How to Investigate a Bug
Learn how investigating a bug can lead to improvements in the final product, the production process or product documentation.
A bug might be something you found in testing, in automation, something reported by a customer, by development, by the product owner, or by someone from another team. The issue might be in documentation, specifications, test plans, user stories on the Kanban, production code, test code, system setup, etc. At the very least, investigating can lead to a better understanding of the product. At best it can help improve the product or the production process or documentation.
How do you investigate? It is helpful to consider the following:
- Could this be tester error?
- Could this be correct behavior?
- Is this problem, or some variant of it, already known?
- Is there someone else who can help with this?
- Is this worth investigating right now?
- Do we know enough right now to report it?
If you are using a bug tracking system, it’s always a good idea to see if the issue, or anything similar, has already been reported. Or, ask the other members of your team to see if it is a known or expected issue.
If you investigate further, you should set out to identify and isolate the conditions that produce the bug and minimize the number of steps or conditions needed to make it occur. Sometimes the same bug can be encountered from several different “directions” coming from the same root cause. Make sure not to mis-identify these as separate defects as they would then need to be resolved as duplicates. The more you can focus in on your bug, the more useful your bug report will be. Also make sure to test “around” the defect as bugs tend to cluster.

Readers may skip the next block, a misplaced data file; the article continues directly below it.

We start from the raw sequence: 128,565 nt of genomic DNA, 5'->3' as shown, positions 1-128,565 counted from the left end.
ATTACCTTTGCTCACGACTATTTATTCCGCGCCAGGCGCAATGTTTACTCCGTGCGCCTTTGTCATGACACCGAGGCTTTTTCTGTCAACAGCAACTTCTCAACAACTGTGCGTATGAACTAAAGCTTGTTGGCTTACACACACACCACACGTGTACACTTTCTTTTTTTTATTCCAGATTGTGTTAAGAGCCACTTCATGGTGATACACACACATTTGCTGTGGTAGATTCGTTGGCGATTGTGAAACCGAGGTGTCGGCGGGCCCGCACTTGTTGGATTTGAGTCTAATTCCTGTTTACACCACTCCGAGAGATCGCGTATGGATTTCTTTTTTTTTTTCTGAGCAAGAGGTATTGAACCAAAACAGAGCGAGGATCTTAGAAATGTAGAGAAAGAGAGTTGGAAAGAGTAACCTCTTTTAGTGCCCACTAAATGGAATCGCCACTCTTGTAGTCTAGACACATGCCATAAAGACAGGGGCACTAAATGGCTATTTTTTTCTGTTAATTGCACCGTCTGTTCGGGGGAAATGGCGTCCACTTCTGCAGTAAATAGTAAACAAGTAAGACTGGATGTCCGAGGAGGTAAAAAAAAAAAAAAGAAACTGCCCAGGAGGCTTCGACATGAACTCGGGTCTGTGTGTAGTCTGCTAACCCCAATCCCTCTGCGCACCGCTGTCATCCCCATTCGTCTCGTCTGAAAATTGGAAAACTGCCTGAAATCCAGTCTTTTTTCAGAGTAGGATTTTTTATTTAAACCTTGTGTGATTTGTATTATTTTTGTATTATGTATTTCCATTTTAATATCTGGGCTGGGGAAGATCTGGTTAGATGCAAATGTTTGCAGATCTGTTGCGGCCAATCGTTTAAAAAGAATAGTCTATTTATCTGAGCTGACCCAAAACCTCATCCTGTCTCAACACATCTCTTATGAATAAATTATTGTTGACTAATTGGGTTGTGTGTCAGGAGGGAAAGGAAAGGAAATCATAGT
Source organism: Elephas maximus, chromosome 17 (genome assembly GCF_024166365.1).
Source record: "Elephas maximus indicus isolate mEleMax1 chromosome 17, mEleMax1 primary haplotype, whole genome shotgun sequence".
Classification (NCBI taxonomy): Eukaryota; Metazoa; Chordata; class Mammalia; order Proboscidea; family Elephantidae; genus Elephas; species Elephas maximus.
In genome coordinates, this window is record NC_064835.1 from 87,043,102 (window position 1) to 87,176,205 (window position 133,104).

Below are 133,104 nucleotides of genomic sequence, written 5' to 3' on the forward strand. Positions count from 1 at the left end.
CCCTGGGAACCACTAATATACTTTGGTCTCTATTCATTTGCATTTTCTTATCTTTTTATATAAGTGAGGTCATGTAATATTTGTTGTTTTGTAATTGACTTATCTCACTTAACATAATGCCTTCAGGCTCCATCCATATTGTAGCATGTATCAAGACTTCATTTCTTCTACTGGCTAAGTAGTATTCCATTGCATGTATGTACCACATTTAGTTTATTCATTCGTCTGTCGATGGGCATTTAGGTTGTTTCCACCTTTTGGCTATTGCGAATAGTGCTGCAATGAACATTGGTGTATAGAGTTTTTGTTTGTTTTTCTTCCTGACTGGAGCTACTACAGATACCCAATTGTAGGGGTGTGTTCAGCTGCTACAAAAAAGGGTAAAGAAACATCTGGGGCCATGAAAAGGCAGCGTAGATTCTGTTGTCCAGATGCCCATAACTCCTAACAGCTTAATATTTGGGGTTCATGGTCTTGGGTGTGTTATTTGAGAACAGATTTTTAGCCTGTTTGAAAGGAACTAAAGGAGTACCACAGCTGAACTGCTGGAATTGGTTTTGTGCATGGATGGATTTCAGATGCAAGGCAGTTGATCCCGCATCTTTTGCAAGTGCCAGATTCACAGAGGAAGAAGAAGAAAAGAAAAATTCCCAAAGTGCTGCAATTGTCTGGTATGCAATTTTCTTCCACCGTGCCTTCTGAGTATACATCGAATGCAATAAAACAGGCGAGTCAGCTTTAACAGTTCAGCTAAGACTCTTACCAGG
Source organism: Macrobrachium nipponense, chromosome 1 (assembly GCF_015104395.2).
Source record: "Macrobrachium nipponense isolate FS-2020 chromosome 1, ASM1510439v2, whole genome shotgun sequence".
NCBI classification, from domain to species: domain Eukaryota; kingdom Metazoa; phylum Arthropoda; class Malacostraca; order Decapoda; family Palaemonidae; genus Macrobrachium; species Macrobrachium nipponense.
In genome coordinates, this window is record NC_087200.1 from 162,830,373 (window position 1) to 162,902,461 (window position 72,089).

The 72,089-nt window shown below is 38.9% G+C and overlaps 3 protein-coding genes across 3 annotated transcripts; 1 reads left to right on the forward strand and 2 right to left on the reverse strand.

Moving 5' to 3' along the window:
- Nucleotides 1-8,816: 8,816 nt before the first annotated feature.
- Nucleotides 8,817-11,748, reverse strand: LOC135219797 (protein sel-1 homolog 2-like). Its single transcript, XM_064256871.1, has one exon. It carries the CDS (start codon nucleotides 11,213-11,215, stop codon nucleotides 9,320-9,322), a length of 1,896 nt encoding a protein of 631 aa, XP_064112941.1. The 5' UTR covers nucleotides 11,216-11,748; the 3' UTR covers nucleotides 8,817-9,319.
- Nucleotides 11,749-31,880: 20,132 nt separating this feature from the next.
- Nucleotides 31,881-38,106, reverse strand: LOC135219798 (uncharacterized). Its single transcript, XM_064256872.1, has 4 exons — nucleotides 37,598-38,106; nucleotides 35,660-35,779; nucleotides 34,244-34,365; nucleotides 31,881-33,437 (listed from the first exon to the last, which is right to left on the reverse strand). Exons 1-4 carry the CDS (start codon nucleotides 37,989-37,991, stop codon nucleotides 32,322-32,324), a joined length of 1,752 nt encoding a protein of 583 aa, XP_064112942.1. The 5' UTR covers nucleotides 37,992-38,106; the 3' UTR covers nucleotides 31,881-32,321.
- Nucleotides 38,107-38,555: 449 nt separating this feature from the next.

Not all bugs are straightforward to reproduce. Intermittent bugs may need additional digging to find out why they are so shy. Bugs that cannot be reproduced are not a complete write-off. You sometimes need to play a longer game. Move on to something else but keep an eye on this area.
It is also important to evaluate and report the severity of the problem. How likely is it to be found by a customer or to impact a customer? Is it cosmetic or functional? Is it blocking further testing? A bug that blocks testing in an area might be concealing the presence of further bugs and would need urgent resolution so testing can continue.
It is not directly a tester’s function to evaluate priority of addressing the defect. This is more of a team decision depending on what else is in the backlog. It might be handled by addition to an existing feature story. Otherwise it might get added as a new bug fix story that will need to be inserted to the backlog and then groomed.
- Not a bug? Then is the product clear enough to be generally understood? Can better clarity be achieved by rewording? Adding a tooltip? A better icon?
- Fix? If a fix is done, it will need to be tested, validated, and any follow-on testing tasks completed.
- Don’t fix? It could be the case that the rework effort is too great for the gain. It could be a candidate for inclusion in a readme, release notes or a wiki entry.